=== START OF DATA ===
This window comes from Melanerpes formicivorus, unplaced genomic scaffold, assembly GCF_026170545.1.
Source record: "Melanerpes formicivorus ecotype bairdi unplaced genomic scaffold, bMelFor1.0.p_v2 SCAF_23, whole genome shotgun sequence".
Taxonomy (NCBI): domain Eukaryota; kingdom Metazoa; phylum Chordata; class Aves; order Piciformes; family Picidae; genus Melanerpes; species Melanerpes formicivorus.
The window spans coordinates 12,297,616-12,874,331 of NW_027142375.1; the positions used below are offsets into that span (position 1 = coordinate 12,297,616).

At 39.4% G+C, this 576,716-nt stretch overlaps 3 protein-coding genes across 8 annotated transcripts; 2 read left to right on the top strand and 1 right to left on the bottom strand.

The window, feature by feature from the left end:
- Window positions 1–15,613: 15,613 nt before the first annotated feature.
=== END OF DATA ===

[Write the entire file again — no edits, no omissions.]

This window comes from Melanerpes formicivorus, unplaced genomic scaffold, assembly GCF_026170545.1.
Source record: "Melanerpes formicivorus ecotype bairdi unplaced genomic scaffold, bMelFor1.0.p_v2 SCAF_23, whole genome shotgun sequence".
Taxonomy (NCBI): domain Eukaryota; kingdom Metazoa; phylum Chordata; class Aves; order Piciformes; family Picidae; genus Melanerpes; species Melanerpes formicivorus.
The window spans coordinates 12,297,616-12,874,331 of NW_027142375.1; the positions used below are offsets into that span (position 1 = coordinate 12,297,616).

At 39.4% G+C, this 576,716-nt stretch overlaps 3 protein-coding genes across 8 annotated transcripts; 2 read left to right on the top strand and 1 right to left on the bottom strand.

The window, feature by feature from the left end:
- Window positions 1–15,613: 15,613 nt before the first annotated feature.